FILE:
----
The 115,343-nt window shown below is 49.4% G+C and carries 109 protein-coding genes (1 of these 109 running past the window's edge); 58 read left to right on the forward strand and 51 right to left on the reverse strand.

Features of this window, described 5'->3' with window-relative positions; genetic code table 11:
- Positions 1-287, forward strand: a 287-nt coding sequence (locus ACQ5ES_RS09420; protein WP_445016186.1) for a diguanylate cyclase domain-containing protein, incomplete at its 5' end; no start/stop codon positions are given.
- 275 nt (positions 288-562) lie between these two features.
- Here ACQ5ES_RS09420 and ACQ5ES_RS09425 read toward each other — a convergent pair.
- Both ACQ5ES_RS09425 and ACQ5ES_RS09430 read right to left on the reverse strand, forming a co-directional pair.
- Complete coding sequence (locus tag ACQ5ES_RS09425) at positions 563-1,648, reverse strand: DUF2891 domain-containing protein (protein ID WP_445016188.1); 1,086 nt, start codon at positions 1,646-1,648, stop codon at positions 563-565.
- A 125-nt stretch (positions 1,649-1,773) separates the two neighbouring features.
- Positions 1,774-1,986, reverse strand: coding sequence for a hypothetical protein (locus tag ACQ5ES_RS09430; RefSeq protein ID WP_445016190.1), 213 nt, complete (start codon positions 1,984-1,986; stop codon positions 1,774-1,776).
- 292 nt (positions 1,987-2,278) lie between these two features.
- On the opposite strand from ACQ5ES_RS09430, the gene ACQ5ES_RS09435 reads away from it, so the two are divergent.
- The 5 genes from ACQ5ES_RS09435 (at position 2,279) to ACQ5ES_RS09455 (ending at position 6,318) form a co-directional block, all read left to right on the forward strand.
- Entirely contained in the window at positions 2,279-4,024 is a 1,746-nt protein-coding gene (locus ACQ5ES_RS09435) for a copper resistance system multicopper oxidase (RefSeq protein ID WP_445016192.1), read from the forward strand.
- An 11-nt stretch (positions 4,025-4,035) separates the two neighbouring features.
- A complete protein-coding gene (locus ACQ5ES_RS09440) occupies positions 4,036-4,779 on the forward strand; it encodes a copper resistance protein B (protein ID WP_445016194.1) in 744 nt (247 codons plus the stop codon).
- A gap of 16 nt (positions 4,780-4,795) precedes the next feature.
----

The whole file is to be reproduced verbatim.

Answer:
The 115,343-nt window shown below is 49.4% G+C and carries 109 protein-coding genes (1 of these 109 running past the window's edge); 58 read left to right on the forward strand and 51 right to left on the reverse strand.

Features of this window, described 5'->3' with window-relative positions; genetic code table 11:
- Positions 1-287, forward strand: a 287-nt coding sequence (locus ACQ5ES_RS09420; protein WP_445016186.1) for a diguanylate cyclase domain-containing protein, incomplete at its 5' end; no start/stop codon positions are given.
- 275 nt (positions 288-562) lie between these two features.
- Here ACQ5ES_RS09420 and ACQ5ES_RS09425 read toward each other — a convergent pair.
- Both ACQ5ES_RS09425 and ACQ5ES_RS09430 read right to left on the reverse strand, forming a co-directional pair.
- Complete coding sequence (locus tag ACQ5ES_RS09425) at positions 563-1,648, reverse strand: DUF2891 domain-containing protein (protein ID WP_445016188.1); 1,086 nt, start codon at positions 1,646-1,648, stop codon at positions 563-565.
- A 125-nt stretch (positions 1,649-1,773) separates the two neighbouring features.
- Positions 1,774-1,986, reverse strand: coding sequence for a hypothetical protein (locus tag ACQ5ES_RS09430; RefSeq protein ID WP_445016190.1), 213 nt, complete (start codon positions 1,984-1,986; stop codon positions 1,774-1,776).
- 292 nt (positions 1,987-2,278) lie between these two features.
- On the opposite strand from ACQ5ES_RS09430, the gene ACQ5ES_RS09435 reads away from it, so the two are divergent.
- The 5 genes from ACQ5ES_RS09435 (at position 2,279) to ACQ5ES_RS09455 (ending at position 6,318) form a co-directional block, all read left to right on the forward strand.
- Entirely contained in the window at positions 2,279-4,024 is a 1,746-nt protein-coding gene (locus ACQ5ES_RS09435) for a copper resistance system multicopper oxidase (RefSeq protein ID WP_445016192.1), read from the forward strand.
- An 11-nt stretch (positions 4,025-4,035) separates the two neighbouring features.
- A complete protein-coding gene (locus ACQ5ES_RS09440) occupies positions 4,036-4,779 on the forward strand; it encodes a copper resistance protein B (protein ID WP_445016194.1) in 744 nt (247 codons plus the stop codon).
- A gap of 16 nt (positions 4,780-4,795) precedes the next feature.